quote:
Mr. Mubarak must allow more of the real Egyptian opposition into the process; he could do this by granting the pending registration of the Center Party, a moderate Islamic grouping that would attract many supporters of the banned Muslim Brotherhood.

And they usually prefer the First Past The Post system, except in Egypt:

quote:
only parties with parliamentary representation of 5 percent or more may nominate candidates in future presidential elections. If the upcoming vote is fair, it will drastically reduce the suffocating authority of the ruling party; if it is not, the election of Mr. Mubarak's successor will probably be as lopsided and unfair as this week's vote.

President Bush need not ask Mr. Mubarak for radical change -- only for steps that liberal activists in his own party favor. These begin with allowing slates of parliamentary candidates to be elected by proportional representation; the current system of more than 400 districts makes it impossible for opposition parties to compete.


File that away for the next time someone says FPTP is the democratic, i.e., American, way.

[ 09 September 2005: Message edited by: Wilf Day ]


From: Port Hope, Ontario | Registered: Oct 2002  |  IP: Logged
Hugo the Liberator
rabble-rouser
Babbler # 10240

posted 09 September 2005 08:21 PM      Profile for Hugo the Liberator        Edit/Delete Post
left-liberal parties won 20% of the popular vote. (I bet the real number was close to 90.)

I think any individual that supports Egypt's National Democratic Party's being a member of the Socialist International ouight to be expelled from any leftist organisation of which they are a member. They're fascists anyways, and we're just helping them realise it.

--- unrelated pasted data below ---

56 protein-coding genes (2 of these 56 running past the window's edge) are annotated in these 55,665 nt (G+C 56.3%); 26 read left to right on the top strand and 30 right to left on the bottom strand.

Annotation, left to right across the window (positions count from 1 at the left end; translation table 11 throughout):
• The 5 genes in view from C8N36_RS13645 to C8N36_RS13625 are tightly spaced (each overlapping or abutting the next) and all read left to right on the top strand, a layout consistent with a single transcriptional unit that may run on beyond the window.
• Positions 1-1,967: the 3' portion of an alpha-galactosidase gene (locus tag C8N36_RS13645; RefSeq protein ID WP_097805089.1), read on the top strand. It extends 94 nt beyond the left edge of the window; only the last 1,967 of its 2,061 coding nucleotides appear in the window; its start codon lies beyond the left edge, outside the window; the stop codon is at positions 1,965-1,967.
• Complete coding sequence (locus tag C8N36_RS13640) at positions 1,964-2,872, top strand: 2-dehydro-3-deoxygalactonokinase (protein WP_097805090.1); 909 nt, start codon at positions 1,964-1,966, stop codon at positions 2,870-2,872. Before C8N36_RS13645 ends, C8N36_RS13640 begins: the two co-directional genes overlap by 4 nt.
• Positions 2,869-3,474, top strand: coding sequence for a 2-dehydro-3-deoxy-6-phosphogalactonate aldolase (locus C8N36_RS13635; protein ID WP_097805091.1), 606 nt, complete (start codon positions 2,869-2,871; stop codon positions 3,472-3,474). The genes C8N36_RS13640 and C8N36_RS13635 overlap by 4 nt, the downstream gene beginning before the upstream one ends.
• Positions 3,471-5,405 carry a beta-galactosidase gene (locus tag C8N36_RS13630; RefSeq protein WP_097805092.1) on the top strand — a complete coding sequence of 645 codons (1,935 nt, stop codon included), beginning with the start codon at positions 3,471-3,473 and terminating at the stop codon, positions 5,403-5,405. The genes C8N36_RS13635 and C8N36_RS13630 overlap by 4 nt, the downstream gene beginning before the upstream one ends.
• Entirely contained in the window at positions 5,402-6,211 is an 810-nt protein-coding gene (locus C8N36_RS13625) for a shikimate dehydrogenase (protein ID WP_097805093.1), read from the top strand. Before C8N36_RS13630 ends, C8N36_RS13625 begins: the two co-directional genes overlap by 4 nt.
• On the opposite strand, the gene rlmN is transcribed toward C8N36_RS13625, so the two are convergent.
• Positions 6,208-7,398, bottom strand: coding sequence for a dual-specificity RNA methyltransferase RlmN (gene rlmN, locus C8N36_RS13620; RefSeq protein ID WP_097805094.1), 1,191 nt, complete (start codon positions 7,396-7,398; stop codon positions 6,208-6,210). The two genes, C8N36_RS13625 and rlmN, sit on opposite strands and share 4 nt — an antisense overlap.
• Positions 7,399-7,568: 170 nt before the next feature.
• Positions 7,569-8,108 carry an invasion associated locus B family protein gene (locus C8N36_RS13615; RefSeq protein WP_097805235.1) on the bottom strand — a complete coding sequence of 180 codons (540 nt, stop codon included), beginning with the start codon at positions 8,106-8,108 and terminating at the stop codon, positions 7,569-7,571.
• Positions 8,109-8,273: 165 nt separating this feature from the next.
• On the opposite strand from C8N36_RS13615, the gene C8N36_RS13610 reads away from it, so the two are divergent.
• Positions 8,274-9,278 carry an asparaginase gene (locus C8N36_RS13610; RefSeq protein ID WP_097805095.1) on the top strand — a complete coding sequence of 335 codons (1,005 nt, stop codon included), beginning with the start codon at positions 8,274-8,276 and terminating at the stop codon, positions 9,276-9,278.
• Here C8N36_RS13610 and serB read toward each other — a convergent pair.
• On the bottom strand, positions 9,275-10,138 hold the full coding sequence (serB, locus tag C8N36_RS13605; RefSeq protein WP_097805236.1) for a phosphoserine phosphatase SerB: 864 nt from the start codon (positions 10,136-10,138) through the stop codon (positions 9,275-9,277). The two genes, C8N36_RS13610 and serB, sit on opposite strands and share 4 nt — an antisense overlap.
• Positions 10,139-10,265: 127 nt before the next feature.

From: Caracas | Registered: Aug 2005  |  IP: Logged
voice of the damned
rabble-rouser
Babbler # 6943

posted 10 September 2005 11:20 AM      Profile for voice of the damned     Send New Private Message      Edit/Delete Post
quote:
I think any individual that supports Egypt's National Democratic Party's being a member of the Socialist International ouight to be expelled from any leftist organisation of which they are a member.

In my experience, most left-wing organizations have more pressing matters to deal with than investigating individual members' opinions about Egyptian political parties being in the SI.

Does your namesake Chavez make it his business to know these sorts of things about everyone in his party?


From: Asia | Registered: Sep 2004  |  IP: Logged
Hugo the Liberator
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Babbler # 10240

posted 11 September 2005 01:22 AM      Profile for Hugo the Liberator        Edit/Delete Post
I doubt authoritarian conservatives like Mubarak would have much of a future in Chavez's Venezuela.
From: Caracas | Registered: Aug 2005  |  IP: Logged
voice of the damned
rabble-rouser
Babbler # 6943

posted 11 September 2005 12:43 PM      Profile for voice of the damned     Send New Private Message      Edit/Delete Post
quote:
I doubt authoritarian conservatives like Mubarak would have much of a future in Chavez's Venezuela.

Well, that wasn't exactly my question, but okay.


From: Asia | Registered: Sep 2004  |  IP: Logged